Who Says Bad Guys Don’t Win?
by Michael Idato | The Sydney Morning Herald | April 4, 2018
Who says bad guys don’t win?
In the critically acclaimed drama Billions, actor Damian Lewis plays a greedy, game-playing money man who is so despised he was once cornered by a fan who said to him: “Oh my God, it’s Bobby Axelrod, you’re such an asshole.”
The accusation makes the 47-year-old London-born actor laugh.
“To use an English phrase, it’s cops and robbers, it’s Elliot Ness and Al Capone, it’s the sheriff and the cowboy,” Lewis says. “That’s how this show breaks down. That’s its mythology. Chuck is the sheriff and Bobby is the cowboy. It’s always fun to back the cowboy, the outlaw. However bad they’re being.
“It’s not my place to say whether I think people back Bobby more than they do [his nemesis] Chuck, but I think what’s clear is that this is a world of shysters, it’s a world of compromise, it’s a world of desperate men, driven by their need to win the game,” Lewis says.
“And I think that is probably an accurate reflection of what’s going on at the moment in positions of great power.”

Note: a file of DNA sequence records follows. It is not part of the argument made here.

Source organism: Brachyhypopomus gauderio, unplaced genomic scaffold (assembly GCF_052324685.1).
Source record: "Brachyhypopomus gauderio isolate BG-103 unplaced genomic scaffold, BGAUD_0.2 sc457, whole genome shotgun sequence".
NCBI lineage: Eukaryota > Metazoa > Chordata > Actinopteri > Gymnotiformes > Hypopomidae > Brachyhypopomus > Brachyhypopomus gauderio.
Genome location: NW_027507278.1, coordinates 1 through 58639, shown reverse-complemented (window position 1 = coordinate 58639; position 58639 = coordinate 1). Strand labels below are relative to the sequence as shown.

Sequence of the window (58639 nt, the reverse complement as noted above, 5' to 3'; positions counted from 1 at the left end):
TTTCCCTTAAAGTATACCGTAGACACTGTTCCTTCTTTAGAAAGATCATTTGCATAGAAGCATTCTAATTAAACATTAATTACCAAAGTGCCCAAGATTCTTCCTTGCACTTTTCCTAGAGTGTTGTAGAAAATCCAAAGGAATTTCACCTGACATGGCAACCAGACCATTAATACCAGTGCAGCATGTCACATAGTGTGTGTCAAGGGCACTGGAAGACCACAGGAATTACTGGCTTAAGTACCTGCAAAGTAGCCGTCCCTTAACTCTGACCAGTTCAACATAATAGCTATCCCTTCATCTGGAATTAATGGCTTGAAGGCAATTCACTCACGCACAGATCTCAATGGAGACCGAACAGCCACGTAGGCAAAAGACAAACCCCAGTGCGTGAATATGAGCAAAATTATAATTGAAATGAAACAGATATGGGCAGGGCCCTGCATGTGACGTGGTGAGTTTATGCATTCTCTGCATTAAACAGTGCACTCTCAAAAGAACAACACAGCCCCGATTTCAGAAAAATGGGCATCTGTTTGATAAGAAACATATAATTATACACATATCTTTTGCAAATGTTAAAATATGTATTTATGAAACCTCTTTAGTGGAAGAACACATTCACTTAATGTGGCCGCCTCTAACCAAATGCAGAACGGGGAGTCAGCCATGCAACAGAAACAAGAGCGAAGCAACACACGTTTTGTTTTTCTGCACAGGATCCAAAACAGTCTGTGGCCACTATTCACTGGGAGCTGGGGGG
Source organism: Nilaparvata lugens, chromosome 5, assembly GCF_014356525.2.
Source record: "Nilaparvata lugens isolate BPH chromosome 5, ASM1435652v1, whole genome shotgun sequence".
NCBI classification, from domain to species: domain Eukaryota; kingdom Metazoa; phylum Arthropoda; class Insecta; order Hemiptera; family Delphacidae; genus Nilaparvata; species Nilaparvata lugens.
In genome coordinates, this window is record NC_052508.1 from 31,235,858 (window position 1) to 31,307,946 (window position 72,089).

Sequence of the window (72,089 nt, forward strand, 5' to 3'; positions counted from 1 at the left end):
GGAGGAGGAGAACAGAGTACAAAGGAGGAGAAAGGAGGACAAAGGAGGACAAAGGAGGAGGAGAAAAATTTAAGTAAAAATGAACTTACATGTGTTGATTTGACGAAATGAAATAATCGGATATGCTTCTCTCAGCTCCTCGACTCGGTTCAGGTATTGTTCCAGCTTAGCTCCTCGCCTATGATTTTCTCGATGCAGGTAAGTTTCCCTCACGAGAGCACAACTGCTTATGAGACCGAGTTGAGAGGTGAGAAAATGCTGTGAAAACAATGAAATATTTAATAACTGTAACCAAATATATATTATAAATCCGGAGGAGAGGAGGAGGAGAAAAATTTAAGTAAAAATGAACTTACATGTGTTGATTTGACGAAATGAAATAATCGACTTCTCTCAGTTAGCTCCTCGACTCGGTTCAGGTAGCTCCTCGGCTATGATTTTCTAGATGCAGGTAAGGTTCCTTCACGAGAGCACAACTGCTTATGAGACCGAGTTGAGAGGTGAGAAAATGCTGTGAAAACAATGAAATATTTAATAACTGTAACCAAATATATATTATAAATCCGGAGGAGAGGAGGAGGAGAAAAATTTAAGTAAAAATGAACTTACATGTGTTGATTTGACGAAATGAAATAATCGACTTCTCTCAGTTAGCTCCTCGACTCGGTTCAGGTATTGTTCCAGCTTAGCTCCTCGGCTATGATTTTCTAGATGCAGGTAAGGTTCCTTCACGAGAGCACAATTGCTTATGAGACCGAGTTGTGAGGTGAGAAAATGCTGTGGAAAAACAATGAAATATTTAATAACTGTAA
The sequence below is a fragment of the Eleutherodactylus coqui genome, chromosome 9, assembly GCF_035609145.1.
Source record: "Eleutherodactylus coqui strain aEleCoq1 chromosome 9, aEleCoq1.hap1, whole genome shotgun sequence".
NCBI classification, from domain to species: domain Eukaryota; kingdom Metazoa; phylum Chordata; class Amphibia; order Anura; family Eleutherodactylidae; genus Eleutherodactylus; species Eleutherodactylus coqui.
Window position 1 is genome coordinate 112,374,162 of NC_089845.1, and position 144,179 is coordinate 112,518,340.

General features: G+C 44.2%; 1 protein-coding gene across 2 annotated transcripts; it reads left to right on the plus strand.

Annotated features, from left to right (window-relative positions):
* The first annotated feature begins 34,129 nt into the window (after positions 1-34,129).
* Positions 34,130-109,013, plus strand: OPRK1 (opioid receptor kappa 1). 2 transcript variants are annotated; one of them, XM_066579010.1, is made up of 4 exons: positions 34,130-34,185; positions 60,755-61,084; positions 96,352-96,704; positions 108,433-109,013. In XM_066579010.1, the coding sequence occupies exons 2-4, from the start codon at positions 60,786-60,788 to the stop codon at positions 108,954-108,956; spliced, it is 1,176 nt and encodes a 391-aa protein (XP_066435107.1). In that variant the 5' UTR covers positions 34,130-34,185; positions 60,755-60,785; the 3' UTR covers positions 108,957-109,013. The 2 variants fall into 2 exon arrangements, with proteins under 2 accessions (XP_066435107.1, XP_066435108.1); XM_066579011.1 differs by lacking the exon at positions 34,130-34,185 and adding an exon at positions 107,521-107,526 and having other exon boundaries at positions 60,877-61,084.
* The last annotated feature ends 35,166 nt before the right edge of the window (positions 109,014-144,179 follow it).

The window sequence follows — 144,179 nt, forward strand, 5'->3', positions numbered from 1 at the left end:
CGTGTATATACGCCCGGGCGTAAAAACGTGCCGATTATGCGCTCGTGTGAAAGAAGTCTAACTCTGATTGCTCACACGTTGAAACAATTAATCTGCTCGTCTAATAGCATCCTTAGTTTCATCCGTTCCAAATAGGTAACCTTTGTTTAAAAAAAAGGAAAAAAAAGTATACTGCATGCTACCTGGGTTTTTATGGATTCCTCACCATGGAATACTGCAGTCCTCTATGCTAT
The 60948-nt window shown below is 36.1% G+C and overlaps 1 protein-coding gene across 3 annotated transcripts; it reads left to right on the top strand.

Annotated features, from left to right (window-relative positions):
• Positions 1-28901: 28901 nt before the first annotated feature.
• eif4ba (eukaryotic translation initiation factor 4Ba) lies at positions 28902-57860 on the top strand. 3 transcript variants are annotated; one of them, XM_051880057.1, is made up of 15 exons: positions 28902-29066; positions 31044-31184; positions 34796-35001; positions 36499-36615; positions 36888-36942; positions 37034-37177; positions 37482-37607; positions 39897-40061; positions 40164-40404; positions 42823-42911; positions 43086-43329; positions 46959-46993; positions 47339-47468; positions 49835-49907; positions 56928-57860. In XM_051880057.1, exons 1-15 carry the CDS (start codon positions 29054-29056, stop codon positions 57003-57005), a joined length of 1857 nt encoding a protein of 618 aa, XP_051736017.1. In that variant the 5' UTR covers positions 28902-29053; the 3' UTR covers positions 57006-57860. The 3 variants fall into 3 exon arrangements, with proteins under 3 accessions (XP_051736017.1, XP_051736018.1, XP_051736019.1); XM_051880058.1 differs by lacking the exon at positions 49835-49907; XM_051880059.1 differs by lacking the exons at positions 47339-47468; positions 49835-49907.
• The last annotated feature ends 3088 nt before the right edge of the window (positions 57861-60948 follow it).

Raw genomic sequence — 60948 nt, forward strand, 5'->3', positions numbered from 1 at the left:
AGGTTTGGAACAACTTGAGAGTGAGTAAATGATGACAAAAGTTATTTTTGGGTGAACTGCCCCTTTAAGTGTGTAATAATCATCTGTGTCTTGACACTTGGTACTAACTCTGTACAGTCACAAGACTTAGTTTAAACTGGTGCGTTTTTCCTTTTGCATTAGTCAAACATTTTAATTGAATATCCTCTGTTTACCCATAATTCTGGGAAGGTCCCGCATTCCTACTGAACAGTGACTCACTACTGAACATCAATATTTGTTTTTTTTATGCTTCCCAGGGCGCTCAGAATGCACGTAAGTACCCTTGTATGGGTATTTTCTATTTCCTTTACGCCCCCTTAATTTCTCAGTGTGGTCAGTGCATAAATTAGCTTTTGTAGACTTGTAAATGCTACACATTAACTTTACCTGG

Billions is at first glance a show about money. But it is about so much more than that: toxic business practice, greed, globalisation (and the kickback against it) and, ultimately, the human cost of desiring to acquire everything in one’s path.
And in 2018 it has a powerful relevance to a shift in politics, culture and power which is being felt all over the world.
The series, which also stars Paul Giamatti as Chuck Rhoades, the attorney determined to bring him down, is based on the real-life work of crusading federal prosecutor of financial crimes Preet Bharara.
As the new season opens, the show’s anti-hero has been “found with his hands in the cookie jar,” says Lewis. “He’s not able to trade, he’s sitting at home … being typically duplicitous, nefarious, pulling strings and trying to get business done without looking like it’s him doing the business.”
Lewis came to the series not actually looking for a return to television – he had just finished filming on another television series, Homeland – but “in the end one tries to balance finding the best work and being a good dad and husband at the same time.
The price of being away from home, he says, is hefty. For Lewis, who was born in London, he is watching the debate over Brexit – Britain’s exit from the European Union – from the other side of the world. The frustration? “I can’t affect what’s going on,” he says simply.
Read the rest of the original interview at The Sydney Morning Herald